Such joy is misplaced and unearned. A temporary move by a few thousand potential voters away from the Republican Party does not mean they will then become Democrats. Those same voters will likely come back to the Republican Party, sooner rather than later. Even assuming the most generous reading — that Trump will damage the Republican Party in the 2022 midterms, the 2024 presidential election and beyond — Republican elected officials are largely immune to the pressures of public opinion because they have used gerrymandering, voter suppression and other means to solidify their power and remain in office.

These misreadings of Trump's second impeachment trial and its implications signal to a much larger problem in American politics and society: Many opinion leaders, as well as average Americans, are in the grip of a willful crisis of imagination. They are naive about the true nature of the Republican Party, Trumpism and the right more generally.

The Republican Party and right-wing movement do not believe in real democracy. Their policies are anti-democratic and antisocial. Democratic norms, values and traditions are but a way of getting and keeping power. Once power is won by Republicans and other members of the right, democracy is dismantled — whether piece by piece, or all at once — in service to authoritarianism, fascism, white supremacy, Christian fascism and gangster capitalism. In such a failing democracy, "bipartisanship," "consensus" and "unity" are polite ways of announcing one's surrender.

Ultimately, folk theories of democracy, with their assumptions about consensus politics based on a shared political culture and commitment to political institutions, are incapable of responding to a fascist and authoritarian movement that rejects such values.

The American mainstream media, the nation's cultural and political elites and the American people en masse also have a very bad case of the "should haves," a form of cognitive bias if not an addiction to a fantastical normative view of politics and reality that cannot effectively grapple with realpolitik and American neofascism.

When prominent public voices pronounced that Republicans should impeach Trump, they were projecting their own beliefs about democracy and decency on a political party which does not believe in such things.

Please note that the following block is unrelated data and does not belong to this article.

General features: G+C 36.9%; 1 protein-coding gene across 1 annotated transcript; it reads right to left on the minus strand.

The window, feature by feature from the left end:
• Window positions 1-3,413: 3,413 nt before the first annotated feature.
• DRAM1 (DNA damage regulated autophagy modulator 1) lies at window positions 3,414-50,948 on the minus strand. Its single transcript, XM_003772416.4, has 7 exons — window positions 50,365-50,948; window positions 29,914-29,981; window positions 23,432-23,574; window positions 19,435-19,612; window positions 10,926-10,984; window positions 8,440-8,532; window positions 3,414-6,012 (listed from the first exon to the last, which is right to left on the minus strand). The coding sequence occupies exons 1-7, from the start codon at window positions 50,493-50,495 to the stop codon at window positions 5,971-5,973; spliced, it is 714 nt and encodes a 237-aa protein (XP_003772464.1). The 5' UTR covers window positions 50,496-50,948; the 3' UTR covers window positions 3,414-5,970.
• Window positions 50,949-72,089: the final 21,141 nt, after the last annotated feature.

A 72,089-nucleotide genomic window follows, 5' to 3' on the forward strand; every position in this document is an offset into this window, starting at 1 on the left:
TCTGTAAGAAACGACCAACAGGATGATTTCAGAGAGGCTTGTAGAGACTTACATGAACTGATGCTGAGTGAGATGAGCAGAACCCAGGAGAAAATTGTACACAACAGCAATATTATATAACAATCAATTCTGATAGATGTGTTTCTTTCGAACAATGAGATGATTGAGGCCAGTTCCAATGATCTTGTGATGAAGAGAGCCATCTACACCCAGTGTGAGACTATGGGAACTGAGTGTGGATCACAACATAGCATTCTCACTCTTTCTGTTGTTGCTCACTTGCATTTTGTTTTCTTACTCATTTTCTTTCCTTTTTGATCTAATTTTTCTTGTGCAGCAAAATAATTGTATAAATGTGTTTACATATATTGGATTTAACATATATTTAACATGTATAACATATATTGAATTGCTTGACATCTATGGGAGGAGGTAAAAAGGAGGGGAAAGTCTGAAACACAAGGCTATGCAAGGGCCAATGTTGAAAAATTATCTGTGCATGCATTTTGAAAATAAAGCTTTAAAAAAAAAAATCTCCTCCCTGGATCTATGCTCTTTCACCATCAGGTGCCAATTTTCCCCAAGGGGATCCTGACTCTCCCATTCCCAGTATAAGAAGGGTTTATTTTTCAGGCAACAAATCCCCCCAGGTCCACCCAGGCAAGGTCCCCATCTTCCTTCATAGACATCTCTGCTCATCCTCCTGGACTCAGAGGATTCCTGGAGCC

Media and political commentator Eric Boehlert recently warned of precisely this error in inference and assumption in his newsletter Press Run, writing that Republicans who had voted to acquit Trump "will sleep just fine at night." After all, they had "advanced the Big Lie all winter," pretending that Trump had possibly somehow won an election he lost by 7 million votes. They had said nothing "while the White House unleashed the most vicious and sustained attack on U.S. election integrity in the last century," and while Trump "pressured Georgia elections officials in January to go 'find' him enough votes (11,780) to swing that state's election tally."

Boehlert continued:

Why on earth do D.C. journalists think that voting "No" on impeachment would change the equation and create an ethical dilemma for Republicans? Why are reporters so committed to the myth that a GOP tipping point exists?

The wayward assumption continues to be, that of course Republicans support free and fair elections. Of course they oppose white supremacy. And of course they want to help families that have been devastated by the Covid-19 pandemic. Those claims have no basis in fact today. Yet that remains the Beltway media's starting point. Specifically, that the GOP has been torn apart by Trump and there's a burning desire to "move on" from his erratic and hateful ways. That a "reckoning" awaits.

That's the story the Beltway press likes to tell. It's just not true.

For weeks after the presidential election, as Boehlert observes, the media wrote about "Trump's 'tactics,' his vague 'moves' and 'chicanery'; his legal 'strategy' and 'power play' while 'sulking' and 'brooding' inside the White House." An article in Politico that Boehlert cites "dismissed Trump's ongoing rampage as nothing more than 'performance art' and 'bad sportsmanship.'" He concludes that as the Republican Party "has morphed into something sinister and dangerous," the model used by the media to cover the GOP "is now clearly obsolete."

Once again, the Republican Party has proven itself to be a uniquely dangerous political organization. But our mainstream American news media primarily speaks for the powerful and not the powerless, too often prizes access over truth-telling, compulsively practices "both-sides-ism" and is existentially committed to a return to "normal" and myths of American exceptionalism. For them to tell the truth about today's Republican Party is a bridge too far. For the sake of the country and the world, let us hope that at least some major figures in the media find some courage.

Such courage begins with acknowledging what the Republican Party truly represents: As Donald Trump was so fond of saying, it is "the enemy of the people."

By Chauncey DeVega

Chauncey DeVega is a senior politics writer for Salon. His essays can also be found at He also hosts a weekly podcast, The Chauncey DeVega Show. Chauncey can be followed on Twitter and Facebook.